"This has exciting implications both for better understanding visual processing and motor planning in the fruit fly, as well as flight control design for simple robotic systems that do not have access to GPS."

In his spare time, Mr Van Breugel is also an award-winning natural history photographer, and says that his hobby is inextricably linked to his work. He sees both photography and science as opportunities to learn more about the world around him, including the parts invisible to the human eye.

A camera recording at 5,000 frames per second captures the fly's touchdown in full.

"I often try to take photographs that illustrate a particular natural phenomenon or aspect of natural history that I find intriguing, and I follow it up with some research to better understand what it is that I've photographed," he said.

Another US-based team are revealing yet more detail about the diverse world of insects.

As BBC Nature reported earlier this month, researchers from the California Academy of Sciences are embarking on a mission to capture an intricate snapshot of every ant species known to science.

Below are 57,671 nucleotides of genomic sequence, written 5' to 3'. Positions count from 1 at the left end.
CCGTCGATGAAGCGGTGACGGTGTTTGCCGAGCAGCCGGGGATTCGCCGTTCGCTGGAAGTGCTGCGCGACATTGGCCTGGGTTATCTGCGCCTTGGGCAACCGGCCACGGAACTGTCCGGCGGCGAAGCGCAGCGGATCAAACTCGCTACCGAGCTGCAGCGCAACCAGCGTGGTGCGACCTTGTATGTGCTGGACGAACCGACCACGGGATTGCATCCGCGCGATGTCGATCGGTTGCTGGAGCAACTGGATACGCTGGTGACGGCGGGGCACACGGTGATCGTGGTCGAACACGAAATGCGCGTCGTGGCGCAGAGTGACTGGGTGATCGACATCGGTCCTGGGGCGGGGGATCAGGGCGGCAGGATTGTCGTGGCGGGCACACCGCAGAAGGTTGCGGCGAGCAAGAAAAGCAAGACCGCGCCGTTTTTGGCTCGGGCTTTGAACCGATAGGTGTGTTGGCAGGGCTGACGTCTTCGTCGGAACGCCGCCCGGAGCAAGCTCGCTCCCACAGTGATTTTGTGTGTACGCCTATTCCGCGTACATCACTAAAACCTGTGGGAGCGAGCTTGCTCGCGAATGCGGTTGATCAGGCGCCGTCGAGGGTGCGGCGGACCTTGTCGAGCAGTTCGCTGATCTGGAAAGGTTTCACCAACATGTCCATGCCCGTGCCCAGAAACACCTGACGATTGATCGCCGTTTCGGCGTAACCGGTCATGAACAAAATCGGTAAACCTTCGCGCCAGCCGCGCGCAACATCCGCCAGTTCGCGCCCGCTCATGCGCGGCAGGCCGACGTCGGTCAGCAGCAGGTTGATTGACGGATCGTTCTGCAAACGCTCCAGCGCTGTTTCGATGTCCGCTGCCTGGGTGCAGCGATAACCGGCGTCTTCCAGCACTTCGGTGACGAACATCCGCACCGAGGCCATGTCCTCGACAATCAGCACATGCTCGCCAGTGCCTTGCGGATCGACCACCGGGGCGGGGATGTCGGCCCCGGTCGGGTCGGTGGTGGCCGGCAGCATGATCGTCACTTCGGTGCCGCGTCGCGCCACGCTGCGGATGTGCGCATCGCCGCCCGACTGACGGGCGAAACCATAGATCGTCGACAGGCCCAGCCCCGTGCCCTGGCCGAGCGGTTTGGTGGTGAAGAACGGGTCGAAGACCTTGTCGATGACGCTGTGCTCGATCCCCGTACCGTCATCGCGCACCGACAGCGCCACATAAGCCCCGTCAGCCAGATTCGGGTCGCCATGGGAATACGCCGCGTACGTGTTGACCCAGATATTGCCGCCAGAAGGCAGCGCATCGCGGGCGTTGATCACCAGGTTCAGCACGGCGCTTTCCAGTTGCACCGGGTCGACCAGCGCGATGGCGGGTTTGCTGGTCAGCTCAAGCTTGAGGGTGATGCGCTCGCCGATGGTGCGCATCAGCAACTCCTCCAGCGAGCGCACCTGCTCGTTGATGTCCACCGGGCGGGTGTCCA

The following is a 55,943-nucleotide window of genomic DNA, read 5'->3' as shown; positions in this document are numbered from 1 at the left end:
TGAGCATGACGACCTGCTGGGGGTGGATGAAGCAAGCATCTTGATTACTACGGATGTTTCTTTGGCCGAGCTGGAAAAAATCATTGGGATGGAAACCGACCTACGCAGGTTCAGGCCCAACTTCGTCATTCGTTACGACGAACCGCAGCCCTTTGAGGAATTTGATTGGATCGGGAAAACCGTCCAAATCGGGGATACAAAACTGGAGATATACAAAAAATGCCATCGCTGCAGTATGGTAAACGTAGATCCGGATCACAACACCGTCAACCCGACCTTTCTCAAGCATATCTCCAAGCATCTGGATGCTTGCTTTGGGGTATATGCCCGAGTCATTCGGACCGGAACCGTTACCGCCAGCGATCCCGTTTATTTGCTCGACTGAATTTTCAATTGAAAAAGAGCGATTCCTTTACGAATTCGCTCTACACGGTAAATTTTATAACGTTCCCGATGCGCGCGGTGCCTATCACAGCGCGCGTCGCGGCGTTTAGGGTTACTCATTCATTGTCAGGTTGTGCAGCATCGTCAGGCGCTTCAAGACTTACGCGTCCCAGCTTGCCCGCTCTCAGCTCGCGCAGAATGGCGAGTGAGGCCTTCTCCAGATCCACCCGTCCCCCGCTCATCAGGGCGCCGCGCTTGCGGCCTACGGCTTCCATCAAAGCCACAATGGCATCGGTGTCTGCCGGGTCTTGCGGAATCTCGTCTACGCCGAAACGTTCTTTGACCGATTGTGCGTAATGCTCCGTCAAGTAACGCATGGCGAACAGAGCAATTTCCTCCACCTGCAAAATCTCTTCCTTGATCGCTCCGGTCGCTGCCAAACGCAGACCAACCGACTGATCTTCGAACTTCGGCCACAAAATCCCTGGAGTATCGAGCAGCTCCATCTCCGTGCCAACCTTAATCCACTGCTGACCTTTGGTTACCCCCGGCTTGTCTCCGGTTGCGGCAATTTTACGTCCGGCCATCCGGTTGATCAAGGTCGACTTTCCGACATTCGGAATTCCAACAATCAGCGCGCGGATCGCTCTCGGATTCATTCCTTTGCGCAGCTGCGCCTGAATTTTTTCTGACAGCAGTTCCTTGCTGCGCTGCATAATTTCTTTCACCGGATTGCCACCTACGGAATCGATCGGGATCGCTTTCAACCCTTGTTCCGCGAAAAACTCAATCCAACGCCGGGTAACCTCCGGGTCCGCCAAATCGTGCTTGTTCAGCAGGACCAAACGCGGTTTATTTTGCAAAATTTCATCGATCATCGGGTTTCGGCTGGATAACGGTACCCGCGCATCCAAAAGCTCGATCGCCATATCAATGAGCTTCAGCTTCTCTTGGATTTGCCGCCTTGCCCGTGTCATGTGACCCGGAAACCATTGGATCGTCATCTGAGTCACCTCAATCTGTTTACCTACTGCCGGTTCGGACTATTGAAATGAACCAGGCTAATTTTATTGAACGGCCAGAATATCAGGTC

The leaf-cutter ant Atta cephalotes (c) AntWeb With a "super-macro" technique, even tiny hairs on a leafcutter ant's head are visible

Using a "super-macro" imaging technique that combines dozens of 2-D photographs to produce one 3-D image, the project will result in an online ant database called Antweb.

"Many people don't know the amazing creatures that live in their back yards," lead researcher Brian Fisher told BBC Nature.

"This project will mean that anybody, anywhere at any time will have access to these specimens that we hide in museums."

Like many macromaniacs, Dr Fisher agrees that photographing life on a Lilliputian scale is improving our perception of the world.